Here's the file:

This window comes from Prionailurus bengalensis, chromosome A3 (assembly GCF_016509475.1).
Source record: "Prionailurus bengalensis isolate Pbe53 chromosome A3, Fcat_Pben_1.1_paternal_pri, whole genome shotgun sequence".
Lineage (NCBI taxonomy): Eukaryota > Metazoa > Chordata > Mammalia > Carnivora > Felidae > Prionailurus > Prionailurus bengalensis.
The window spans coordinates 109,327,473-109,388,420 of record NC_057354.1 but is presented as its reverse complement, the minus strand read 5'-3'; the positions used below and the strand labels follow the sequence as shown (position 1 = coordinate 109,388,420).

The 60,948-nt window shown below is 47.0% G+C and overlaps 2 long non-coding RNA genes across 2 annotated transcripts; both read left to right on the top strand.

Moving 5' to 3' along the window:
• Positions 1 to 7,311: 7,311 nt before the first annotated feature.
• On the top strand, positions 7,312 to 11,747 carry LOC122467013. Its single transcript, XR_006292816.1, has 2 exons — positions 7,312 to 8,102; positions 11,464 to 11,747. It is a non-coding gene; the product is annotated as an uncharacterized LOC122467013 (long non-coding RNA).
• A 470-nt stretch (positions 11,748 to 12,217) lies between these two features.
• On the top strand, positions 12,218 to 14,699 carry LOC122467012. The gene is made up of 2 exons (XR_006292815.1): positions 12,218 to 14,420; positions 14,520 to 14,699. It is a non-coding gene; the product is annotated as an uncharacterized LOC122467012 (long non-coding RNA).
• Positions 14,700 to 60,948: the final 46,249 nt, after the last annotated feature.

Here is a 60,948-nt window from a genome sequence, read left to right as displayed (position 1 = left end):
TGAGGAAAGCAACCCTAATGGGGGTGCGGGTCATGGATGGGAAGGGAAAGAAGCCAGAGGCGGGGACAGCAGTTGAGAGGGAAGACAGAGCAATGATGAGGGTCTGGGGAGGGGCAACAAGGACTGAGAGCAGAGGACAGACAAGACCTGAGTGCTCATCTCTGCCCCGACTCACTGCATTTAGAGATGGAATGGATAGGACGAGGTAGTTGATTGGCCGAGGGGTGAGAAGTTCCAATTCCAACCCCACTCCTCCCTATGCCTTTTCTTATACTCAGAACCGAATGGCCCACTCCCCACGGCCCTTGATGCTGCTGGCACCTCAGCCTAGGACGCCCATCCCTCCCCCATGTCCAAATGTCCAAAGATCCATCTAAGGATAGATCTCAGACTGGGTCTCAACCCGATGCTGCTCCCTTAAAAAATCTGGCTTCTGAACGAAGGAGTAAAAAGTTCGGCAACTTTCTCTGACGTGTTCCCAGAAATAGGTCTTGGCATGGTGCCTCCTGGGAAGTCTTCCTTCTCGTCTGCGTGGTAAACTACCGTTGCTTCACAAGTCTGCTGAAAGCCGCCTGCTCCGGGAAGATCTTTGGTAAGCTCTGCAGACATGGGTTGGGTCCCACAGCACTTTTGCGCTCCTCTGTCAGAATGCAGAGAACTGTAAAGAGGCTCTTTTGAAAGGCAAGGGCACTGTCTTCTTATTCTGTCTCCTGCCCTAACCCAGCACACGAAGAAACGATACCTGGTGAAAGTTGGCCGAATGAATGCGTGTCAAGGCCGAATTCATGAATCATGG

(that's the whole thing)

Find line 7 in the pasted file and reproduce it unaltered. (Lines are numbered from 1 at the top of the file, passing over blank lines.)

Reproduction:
• Positions 1 to 7,311: 7,311 nt before the first annotated feature.